If you own a business, you own some type of intellectual property. At the very least, you have a copyrighted brand or a trademarked product. Perhaps you’ve invented the cure for cancer, or you’ve developed a secret formula for the world’s best barbeque sauce. No matter what you’ve invented or created, you need to take certain steps to protect your business’s intellectual property. The more proactive you are about securing your intellectual property, the better chance you have of keeping it from your competitors.
Special thanks to Roby Robinson of Robinson Intellectual Property Law for his intellectual contributions to this article! For more information about Roby or to hear his interview with Justin, be sure to listen to the attached podcast.
Intellectual property is any product created by the human mind – inventions, artwork, designs, brands, music, writings, brand names, films, etc. Most simply, intellectual property can be broken down into four categories: patents, copyrights, trademarks, and trade secrets.
Patents protect inventions for 20 years from the time the application for patent is filed. If you’ve invented something, you need to see a patent attorney as quickly as possible. You do not want to disclose your idea to anybody other than that patent attorney until you have a non-disclosure agreement in place because you can lose rights instantaneously for certain things, especially rights for patents in foreign countries. Once you file an application for a patent, the information becomes public. However, as I mentioned previously, it is protected in the United States for 20 years. If you want to protect your patent in other countries, you must file separate applications in those locales.
If filing for a patent, it’s best to hire an attorney, ideally, one experienced in intellectual property work. Generally, you can expect to spend between $10,000 and $20,000 in legal fees to protect your patent. Although the IP attorney will bill you at an hourly rate, costs add up quickly especially if you receive resistance from the U.S. Patent and Trademark Office. However, when you’re weighing the costs of procuring the patent, make sure you consider the amount of money you could make from your invention and from the exclusivity rights to it.
Copyrights protect the expression of information, not the information itself. As a case in point, words themselves are not unique. Yet, the way you word things or the way you put words or phrases together can be unique and can be protected through a copyright. For instance, Herman Melville begins his tale of Moby Dick with three words – “Call me Ishmael.” Independently, the three words don’t mean anything significant. Yet, when Melville put them together, he created something epic and unique. Thus, the phrase – not the independent words – can be copyrighted and attributed to Melville.
If you draw, paint, write, compose, sculpt, or the like, you can register your uniquely presented material with the U.S. Copyright Office. Standard online application fees for single works run about $55. However, if you choose to expedite services, register multiple works, search through works or do other things to protect your copyright, fees can run upwards of $1,000.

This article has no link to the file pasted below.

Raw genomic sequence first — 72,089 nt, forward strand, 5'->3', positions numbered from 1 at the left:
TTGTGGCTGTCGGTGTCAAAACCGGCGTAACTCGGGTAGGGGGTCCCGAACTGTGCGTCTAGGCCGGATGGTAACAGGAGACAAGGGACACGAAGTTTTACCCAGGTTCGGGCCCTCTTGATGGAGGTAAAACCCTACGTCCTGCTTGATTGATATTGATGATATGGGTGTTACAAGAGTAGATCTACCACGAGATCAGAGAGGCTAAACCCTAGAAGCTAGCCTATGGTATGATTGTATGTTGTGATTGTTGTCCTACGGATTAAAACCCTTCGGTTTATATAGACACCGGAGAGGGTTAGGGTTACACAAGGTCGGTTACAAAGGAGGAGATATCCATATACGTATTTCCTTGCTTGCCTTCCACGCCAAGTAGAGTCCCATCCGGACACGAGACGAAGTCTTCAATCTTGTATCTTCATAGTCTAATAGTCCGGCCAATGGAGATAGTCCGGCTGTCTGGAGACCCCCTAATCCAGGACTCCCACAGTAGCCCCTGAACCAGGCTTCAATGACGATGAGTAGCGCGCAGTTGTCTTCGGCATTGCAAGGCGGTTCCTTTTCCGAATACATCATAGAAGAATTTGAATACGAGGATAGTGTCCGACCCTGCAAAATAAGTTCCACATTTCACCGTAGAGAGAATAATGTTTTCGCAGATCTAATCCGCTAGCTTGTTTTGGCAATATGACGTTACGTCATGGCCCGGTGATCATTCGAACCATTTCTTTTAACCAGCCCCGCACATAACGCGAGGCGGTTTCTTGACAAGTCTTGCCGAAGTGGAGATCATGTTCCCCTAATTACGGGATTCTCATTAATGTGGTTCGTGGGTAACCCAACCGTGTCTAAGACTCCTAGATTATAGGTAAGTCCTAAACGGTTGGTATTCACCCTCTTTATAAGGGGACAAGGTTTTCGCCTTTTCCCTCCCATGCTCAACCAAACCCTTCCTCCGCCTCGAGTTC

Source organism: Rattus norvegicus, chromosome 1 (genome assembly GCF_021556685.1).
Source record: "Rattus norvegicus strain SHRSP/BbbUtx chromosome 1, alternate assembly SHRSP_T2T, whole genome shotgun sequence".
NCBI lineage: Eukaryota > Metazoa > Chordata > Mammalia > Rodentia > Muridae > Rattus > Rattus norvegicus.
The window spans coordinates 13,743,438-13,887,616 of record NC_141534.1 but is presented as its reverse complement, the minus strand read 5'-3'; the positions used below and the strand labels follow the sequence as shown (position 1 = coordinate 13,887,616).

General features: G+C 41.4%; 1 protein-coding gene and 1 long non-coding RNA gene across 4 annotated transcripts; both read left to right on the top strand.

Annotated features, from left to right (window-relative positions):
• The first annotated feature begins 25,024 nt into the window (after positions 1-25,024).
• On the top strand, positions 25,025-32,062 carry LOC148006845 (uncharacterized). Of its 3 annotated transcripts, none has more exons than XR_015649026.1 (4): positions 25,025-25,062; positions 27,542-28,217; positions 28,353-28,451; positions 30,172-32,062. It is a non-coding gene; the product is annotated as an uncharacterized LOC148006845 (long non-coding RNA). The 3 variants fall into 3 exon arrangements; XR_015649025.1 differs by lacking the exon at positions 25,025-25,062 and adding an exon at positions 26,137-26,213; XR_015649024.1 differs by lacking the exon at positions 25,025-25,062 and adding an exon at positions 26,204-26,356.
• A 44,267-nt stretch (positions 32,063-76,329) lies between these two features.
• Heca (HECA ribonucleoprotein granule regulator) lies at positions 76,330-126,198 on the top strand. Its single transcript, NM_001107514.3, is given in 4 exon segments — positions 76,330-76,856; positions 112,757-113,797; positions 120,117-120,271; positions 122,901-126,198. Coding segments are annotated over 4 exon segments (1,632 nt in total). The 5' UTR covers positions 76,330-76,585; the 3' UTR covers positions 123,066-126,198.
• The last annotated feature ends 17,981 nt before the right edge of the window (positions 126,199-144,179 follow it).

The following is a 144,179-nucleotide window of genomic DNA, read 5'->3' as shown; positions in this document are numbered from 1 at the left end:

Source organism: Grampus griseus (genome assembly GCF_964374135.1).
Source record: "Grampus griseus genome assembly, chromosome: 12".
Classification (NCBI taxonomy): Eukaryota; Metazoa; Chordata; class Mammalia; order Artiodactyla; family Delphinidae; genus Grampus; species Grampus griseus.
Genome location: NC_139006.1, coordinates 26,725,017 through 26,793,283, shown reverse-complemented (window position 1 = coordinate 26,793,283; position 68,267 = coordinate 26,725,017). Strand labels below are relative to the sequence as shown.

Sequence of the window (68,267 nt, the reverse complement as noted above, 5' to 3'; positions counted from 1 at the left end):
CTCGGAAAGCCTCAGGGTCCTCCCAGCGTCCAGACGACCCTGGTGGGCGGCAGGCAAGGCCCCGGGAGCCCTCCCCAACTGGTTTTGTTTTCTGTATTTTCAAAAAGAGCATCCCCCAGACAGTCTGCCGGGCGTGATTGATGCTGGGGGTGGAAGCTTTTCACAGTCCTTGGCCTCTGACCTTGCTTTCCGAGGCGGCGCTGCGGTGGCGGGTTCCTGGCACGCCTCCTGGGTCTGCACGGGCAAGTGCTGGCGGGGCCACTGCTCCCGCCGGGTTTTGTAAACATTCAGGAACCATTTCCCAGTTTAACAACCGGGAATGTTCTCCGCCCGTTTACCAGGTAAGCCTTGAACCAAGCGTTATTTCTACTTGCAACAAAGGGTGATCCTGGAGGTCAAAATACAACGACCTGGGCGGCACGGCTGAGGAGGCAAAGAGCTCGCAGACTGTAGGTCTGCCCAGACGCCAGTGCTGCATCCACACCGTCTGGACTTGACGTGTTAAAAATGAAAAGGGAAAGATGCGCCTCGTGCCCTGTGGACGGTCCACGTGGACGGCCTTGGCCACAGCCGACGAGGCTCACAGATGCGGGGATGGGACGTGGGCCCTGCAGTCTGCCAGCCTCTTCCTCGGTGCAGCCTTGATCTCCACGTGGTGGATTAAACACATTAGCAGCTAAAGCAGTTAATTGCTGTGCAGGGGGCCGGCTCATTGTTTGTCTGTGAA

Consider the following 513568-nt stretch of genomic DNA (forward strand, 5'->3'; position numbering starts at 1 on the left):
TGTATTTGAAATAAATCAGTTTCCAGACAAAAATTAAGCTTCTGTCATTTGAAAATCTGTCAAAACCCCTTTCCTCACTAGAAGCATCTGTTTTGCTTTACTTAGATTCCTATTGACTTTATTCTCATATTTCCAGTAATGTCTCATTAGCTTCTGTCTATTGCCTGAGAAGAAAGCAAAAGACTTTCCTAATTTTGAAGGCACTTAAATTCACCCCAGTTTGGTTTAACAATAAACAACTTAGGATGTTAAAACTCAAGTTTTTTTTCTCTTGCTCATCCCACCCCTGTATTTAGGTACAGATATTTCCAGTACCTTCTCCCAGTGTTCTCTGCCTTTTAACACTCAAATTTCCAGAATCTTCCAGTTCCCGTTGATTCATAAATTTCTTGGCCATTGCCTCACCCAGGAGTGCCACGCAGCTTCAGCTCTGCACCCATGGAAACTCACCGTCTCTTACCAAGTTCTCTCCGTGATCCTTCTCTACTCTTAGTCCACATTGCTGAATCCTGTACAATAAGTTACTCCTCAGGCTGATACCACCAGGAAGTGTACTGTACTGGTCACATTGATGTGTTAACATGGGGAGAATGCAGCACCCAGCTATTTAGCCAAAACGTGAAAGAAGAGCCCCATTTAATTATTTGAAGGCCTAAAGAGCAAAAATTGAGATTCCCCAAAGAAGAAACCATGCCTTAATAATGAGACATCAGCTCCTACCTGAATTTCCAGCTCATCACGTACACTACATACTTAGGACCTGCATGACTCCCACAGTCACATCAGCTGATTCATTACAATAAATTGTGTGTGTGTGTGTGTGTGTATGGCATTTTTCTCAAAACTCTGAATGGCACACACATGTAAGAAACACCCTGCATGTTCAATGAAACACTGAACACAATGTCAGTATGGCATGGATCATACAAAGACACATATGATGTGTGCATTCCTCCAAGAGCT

Essentially, trademarks protect business brands or product brands. Yet, trademarks also protect consumers by making sure goods and services are unique. You don’t want two different companies out there making products called Coca-Cola, right? Therefore, if you are applying for a trademark, you may get some pushback from the U.S. Patent and Trademark Office. They may reject your application because the examiner found a similar mark made prior to yours. Although you could register each of your trademarks for around $1,000, you may owe more than that if you have to hire an attorney to help you with the registration process.
The law can also help you keep your trade secrets secret. If you take certain steps to keep your company’s recipes, formulas, operations, etc. under lock and key figuratively and literally, then you have legal recourse to deal with anyone who steals your secrets. Unlike patents, copyrights, and trademarks, though, there is no formal process to register your trade secrets. Perhaps you need to institute non-disclosure agreements or confidentiality agreements. Maybe you need to heighten physical or cybersecurity monitoring. No matter what, you will want to sit down with an attorney and discuss what steps you need to take to protect those secrets.
Although costs to register trademarks, implement non-disclosure agreements, apply for copyrights, or apply for patents can add up quickly, the cost of doing nothing to protect your intellectual property could be worse. If you take no action to protect your IP, you could lose rights to the greatest invention ever. You could lose a competitive advantage. You could lose one of the things that make your business valuable enough to sell to investors or buyers. Therefore, be a smart business owner. If at all possible, work with a powerhouse IP attorney. And at the very least, file for patents, copyrights, and trademarks, and take steps to keep your secrets out of your competitors’ hands.
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